Dustin, Class of 2016
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Welding Offered Job Opportunity and Security in a Small Town
Dustin is a 4-year Marine Corps Veteran with the communications battalion. He stayed in California nearly his entire enlistment and was a maintenance chief for Alpha Company.
“I enlisted as a new challenge to serve my country, and at that time the toughest branch. I wanted to get out and go back to small town America. I enlisted at 22 and was going to school at University of Nebraska and working as an equipment operator.”
Dustin really thought about his transition before transitioning out of the Military, and going back to “small town America” was a big reason he considered welding as a career before attending Workshops for Warriors. He is originally from Nebraska, but moved to Iowa in high school in a town of 1000 people.
“I wanted to come back. Welding is a big thing over in Nebraska and Iowa. It’s something I had some interest in and there were a lot of jobs available. I was online just on the Internet looking at different courses I could take while I was active duty and happened to find Workshops for Warriors.”
He is now working for Williams Welding in Hamlin Iowa. They are a successful welding company that also build grain bins and grain dryers for farming, and Dustin explained that he sees himself staying with Williams welding and adding on to the farm.
“I’m using MIG and Stick welding; everything that I learned [at Workshops for Warriors,]. If we’re in the shop building up a metal building, then we’re using MIG that I was taught. When we’re actually out on the job site we’re using Stick.”
It took Dustin about four months to get back to the Midwest, find the job, and figure out his housing situation. He explained that had he not started early he would have been struggling, so having his credentials to jump into the workforce was key, even though he had a slight welding background prior to WFW.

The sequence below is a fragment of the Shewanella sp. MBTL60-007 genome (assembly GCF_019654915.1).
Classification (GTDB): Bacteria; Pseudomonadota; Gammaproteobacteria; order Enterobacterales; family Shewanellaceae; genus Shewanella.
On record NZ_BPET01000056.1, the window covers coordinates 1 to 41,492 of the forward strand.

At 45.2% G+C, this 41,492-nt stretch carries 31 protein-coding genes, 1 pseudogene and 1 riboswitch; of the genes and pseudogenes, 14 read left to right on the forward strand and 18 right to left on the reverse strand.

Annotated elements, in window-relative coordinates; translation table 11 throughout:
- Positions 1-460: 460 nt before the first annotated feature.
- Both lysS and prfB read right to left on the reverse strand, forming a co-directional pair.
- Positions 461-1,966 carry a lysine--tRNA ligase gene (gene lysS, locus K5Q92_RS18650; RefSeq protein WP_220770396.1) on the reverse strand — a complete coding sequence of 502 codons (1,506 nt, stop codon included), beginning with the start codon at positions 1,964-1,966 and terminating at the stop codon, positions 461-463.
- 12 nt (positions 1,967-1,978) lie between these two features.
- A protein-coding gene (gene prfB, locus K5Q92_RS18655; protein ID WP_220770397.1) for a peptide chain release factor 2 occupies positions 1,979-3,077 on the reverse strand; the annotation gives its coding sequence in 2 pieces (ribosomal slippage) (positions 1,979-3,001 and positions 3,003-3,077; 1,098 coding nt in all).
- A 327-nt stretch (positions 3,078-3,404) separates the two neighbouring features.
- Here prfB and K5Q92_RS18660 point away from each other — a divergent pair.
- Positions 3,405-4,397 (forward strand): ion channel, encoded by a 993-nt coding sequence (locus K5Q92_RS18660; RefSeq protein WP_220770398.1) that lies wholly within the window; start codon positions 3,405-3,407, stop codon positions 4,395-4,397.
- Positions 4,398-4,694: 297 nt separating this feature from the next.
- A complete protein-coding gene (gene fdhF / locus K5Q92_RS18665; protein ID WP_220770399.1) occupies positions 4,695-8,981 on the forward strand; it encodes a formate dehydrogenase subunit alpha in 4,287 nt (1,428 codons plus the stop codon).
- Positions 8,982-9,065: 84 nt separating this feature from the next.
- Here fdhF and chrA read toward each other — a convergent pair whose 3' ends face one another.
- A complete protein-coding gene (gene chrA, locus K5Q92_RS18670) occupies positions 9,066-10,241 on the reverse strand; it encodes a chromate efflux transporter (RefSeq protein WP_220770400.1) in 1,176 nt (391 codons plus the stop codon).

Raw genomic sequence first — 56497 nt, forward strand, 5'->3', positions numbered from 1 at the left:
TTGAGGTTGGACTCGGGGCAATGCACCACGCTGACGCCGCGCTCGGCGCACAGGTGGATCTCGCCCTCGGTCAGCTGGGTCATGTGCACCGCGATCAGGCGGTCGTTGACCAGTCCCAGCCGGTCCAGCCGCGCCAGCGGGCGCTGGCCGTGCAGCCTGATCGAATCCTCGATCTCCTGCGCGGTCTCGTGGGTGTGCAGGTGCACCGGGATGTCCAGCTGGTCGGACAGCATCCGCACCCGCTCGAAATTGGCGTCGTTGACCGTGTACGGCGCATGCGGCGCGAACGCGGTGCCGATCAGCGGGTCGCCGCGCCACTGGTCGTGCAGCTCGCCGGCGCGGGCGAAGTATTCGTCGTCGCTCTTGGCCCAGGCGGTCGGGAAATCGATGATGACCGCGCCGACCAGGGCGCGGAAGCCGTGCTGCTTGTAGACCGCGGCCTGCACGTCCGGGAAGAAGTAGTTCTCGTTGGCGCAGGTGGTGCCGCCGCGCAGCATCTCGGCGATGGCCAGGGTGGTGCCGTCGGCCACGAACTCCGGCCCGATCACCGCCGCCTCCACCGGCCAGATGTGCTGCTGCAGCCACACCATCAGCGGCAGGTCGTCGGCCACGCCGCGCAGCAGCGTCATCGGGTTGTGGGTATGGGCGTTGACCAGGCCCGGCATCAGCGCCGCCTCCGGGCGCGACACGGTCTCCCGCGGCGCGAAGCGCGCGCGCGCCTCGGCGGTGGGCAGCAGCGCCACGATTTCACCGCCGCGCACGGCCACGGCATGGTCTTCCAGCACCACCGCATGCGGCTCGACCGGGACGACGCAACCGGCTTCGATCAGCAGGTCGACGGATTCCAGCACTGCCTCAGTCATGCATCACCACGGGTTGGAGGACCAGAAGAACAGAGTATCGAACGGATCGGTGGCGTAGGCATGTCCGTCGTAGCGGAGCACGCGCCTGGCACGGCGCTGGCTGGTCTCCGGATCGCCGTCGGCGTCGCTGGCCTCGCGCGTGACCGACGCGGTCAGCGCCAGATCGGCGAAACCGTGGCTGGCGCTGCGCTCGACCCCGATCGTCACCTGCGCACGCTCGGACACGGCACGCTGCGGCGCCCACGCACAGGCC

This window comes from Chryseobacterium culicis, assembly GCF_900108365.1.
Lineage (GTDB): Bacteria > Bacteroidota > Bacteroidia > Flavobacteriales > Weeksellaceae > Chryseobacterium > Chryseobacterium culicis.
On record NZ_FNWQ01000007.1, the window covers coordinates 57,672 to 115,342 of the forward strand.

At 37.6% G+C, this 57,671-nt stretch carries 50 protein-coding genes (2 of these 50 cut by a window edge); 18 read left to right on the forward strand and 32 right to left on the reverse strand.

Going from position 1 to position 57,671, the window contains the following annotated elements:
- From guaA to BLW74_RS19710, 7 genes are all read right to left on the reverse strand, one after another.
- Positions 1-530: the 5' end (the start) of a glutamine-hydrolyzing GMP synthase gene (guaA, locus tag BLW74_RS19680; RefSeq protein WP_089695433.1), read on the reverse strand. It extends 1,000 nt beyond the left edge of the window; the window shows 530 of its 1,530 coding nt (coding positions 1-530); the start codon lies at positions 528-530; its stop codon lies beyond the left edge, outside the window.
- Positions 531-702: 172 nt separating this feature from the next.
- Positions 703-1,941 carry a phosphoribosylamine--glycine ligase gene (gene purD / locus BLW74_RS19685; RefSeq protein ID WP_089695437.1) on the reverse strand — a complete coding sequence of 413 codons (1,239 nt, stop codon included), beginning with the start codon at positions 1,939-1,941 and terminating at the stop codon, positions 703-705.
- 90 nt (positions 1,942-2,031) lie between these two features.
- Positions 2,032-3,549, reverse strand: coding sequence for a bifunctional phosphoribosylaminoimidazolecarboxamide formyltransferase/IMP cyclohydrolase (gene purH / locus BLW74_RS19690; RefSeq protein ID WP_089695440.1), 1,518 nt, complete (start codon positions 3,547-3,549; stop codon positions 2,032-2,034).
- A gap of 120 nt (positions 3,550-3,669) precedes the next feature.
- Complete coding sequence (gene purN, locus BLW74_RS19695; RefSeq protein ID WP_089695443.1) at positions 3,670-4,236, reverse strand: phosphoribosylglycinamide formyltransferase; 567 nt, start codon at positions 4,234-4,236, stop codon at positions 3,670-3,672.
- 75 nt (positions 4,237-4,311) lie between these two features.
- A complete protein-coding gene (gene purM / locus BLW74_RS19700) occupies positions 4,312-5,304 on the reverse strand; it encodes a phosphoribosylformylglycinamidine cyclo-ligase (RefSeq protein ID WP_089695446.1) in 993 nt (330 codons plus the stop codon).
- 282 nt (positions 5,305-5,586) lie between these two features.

“I used to do stick welding and I’m glad I know what I know now. It was with an old job I had before, just a shop, and it would just be stick welding. I thought they were good welds then. Now that I know what I know, they were awful welds.” He added,
“I would say probably right after I got my first qualification was the first time within Workshops I knew I could do this. I thought, okay, what I’m thinking is doable and reachable. I’m learning all the techniques I need to know.”
Entering Workshops for Warriors as a Transitioning Service Member was important to Dustin, and going to school with others in the same situation helped ease that transition and give him and lead him on a path to success.
“[Workshops] helped me refocus on what I wanted and give me the opportunity to be able to settle down where I wanted to and know I had job security. I just feel like it’s a great organization. It’s awesome to transition out and go to school with others who have served because everyone has a different story and background, but we are all still connected by the service, so it feels pretty neat. I just want to thank everyone who is a part of it and hopefully one day I can pay it forward.”
Dustin successfully completed 320 hours of instruction at Workshops for Warriors and earned nationally recognized credentials from the American Welding Society (AWS) in Shielded Metal Arc Welding (SMAW) and Gas Metal Arc Welding (GMAW).